lineworker

(HARLINGEN, Texas) – Electrical lineworkers must respond to power outages in all weather and conditions — especially when the lights go out because of the elements.

As if to illustrate this point, rain poured down from above during a Tuesday visit by three staff members from the Brownsville Public Utilities Board to Texas State Technical College’s Electrical Lineworker Technology practice pole yard in Harlingen. Undaunted by the deluge, all the lineworker students remained aloft, completing tasks on their electrical poles.

The trio from the Brownsville PUB traveled to campus to check out the program and meet the students.

“I’ve never had an opportunity like this where we have people that are actually coming on having a good foundation for what it is that we do in this area,” said Joe Paredes, Talent Acquisition and Staffing manager at Brownsville PUB. “They have schools and training for everything else, but there was never anything like this before. This is entirely new for us.”

TSTC opened its Electrical Lineworker Technology program in Harlingen in August 2020. Three other TSTC campuses — Fort Bend County, Marshall and Waco — also offer the program. At every location, students learn about the safe use and operation of climbing gear, equipment and tools with hands-on instruction and experience.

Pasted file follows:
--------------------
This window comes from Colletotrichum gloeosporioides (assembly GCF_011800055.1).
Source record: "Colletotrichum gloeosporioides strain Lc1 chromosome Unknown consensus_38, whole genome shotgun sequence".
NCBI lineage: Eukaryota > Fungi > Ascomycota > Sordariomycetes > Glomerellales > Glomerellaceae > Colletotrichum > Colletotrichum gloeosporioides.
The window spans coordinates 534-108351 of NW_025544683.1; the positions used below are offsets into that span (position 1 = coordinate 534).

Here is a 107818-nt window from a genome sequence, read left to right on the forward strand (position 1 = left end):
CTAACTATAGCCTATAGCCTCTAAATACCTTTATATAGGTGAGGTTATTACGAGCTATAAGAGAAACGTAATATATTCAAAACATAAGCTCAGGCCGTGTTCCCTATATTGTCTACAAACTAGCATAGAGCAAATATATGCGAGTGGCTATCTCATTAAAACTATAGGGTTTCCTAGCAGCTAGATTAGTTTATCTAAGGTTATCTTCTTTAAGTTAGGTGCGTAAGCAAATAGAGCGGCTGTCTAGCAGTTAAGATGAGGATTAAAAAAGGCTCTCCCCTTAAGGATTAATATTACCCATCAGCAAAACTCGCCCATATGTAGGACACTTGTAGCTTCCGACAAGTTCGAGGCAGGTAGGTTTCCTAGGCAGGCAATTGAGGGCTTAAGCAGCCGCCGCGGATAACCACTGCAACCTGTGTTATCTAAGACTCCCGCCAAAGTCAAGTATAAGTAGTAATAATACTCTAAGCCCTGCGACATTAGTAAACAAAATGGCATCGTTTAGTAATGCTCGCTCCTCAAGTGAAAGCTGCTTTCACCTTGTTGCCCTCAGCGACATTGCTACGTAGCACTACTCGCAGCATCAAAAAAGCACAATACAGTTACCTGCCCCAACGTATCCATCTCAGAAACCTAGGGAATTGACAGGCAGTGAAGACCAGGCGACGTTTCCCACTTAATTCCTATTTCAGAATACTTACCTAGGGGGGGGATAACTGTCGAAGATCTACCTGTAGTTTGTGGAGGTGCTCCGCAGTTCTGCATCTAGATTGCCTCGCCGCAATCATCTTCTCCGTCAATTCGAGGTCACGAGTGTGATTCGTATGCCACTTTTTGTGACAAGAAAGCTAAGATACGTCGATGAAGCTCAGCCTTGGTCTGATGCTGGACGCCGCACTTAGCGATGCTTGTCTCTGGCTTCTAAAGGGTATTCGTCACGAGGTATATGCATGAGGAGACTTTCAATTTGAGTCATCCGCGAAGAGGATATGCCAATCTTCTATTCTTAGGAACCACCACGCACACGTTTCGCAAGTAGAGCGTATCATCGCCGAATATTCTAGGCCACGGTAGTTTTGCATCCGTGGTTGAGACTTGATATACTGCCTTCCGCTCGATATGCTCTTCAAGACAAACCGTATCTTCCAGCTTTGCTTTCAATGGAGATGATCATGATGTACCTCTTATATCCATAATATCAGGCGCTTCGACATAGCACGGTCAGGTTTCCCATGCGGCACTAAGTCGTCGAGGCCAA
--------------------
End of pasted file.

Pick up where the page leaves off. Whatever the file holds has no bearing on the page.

“They’re very good climbers,” said Candelario Deanda, a TSTC lineworker instructor, observing the students in the pole yard alongside the staff from Brownsville PUB. “They’ve come a long way already.”

Deanda retired from the Brownsville PUB after a 22-year career to teach the first class of TSTC lineworker students in Harlingen.

“I love the job. It’s my time to teach these guys,” he said. “I haven’t even called in sick or taken a vacation day.”

Students can pursue a 20-month Associate of Applied Science degree in Electrical Lineworker Technology, or they can focus on a 12-month Electrical Lineworker certificate of completion. Several of the students already have had job interviews with companies like Magic Valley Electric Cooperative and AEP, Deanda said.

During Tuesday’s visit, students gathered around and peppered Paredes and Manuel Arredondo, Electric Operations manager at the Brownsville PUB, with questions about available positions.

Deanda touted just how valuable his highly trained students would be to any company.

“They’re not a normal guy off the street,” he said, comparing their experience with his when he first entered the workforce. “When I went in, the only thing I did was hold a flashlight. These guys are going to know how to climb. They know their basic equipment, they know how to use a bucket, they know how to set poles.”

Texas leads the nation in the number of electrical power-line installers and repairers, according to the U.S. Bureau of Labor Statistics. Workers in the state earn, on average, $55,880 per year, and jobs in the industry are expected to increase 16% by 2028, according to onetonline.org.

Electrical Lineworker Technology is part of TSTC’s Money-Back Guarantee program, which enables students who do not find a job in their profession within six months of graduation to have their tuition refunded.

Registration for the fall semester is underway. Scholarships are available. For more information, visit tstc.edu.

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